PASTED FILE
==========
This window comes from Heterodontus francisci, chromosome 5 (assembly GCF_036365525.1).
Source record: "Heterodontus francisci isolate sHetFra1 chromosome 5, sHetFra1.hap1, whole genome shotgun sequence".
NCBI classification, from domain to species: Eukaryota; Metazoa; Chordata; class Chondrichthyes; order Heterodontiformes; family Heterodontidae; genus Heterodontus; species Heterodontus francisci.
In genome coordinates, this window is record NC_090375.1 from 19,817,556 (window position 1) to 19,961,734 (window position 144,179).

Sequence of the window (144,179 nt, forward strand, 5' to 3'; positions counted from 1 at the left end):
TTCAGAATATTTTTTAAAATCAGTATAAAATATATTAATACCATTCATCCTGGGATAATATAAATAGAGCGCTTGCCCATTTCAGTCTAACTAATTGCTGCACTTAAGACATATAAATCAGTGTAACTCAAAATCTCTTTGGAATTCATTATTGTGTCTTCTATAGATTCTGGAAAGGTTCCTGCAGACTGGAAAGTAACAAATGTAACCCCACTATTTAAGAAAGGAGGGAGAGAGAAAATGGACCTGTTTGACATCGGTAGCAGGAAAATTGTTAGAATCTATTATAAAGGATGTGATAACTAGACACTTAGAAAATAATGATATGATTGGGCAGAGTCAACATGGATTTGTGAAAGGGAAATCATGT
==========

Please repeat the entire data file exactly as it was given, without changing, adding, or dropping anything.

This window comes from Heterodontus francisci, chromosome 5 (assembly GCF_036365525.1).
Source record: "Heterodontus francisci isolate sHetFra1 chromosome 5, sHetFra1.hap1, whole genome shotgun sequence".
NCBI classification, from domain to species: Eukaryota; Metazoa; Chordata; class Chondrichthyes; order Heterodontiformes; family Heterodontidae; genus Heterodontus; species Heterodontus francisci.
In genome coordinates, this window is record NC_090375.1 from 19,817,556 (window position 1) to 19,961,734 (window position 144,179).

Sequence of the window (144,179 nt, forward strand, 5' to 3'; positions counted from 1 at the left end):
TTCAGAATATTTTTTAAAATCAGTATAAAATATATTAATACCATTCATCCTGGGATAATATAAATAGAGCGCTTGCCCATTTCAGTCTAACTAATTGCTGCACTTAAGACATATAAATCAGTGTAACTCAAAATCTCTTTGGAATTCATTATTGTGTCTTCTATAGATTCTGGAAAGGTTCCTGCAGACTGGAAAGTAACAAATGTAACCCCACTATTTAAGAAAGGAGGGAGAGAGAAAATGGACCTGTTTGACATCGGTAGCAGGAAAATTGTTAGAATCTATTATAAAGGATGTGATAACTAGACACTTAGAAAATAATGATATGATTGGGCAGAGTCAACATGGATTTGTGAAAGGGAAATCATGT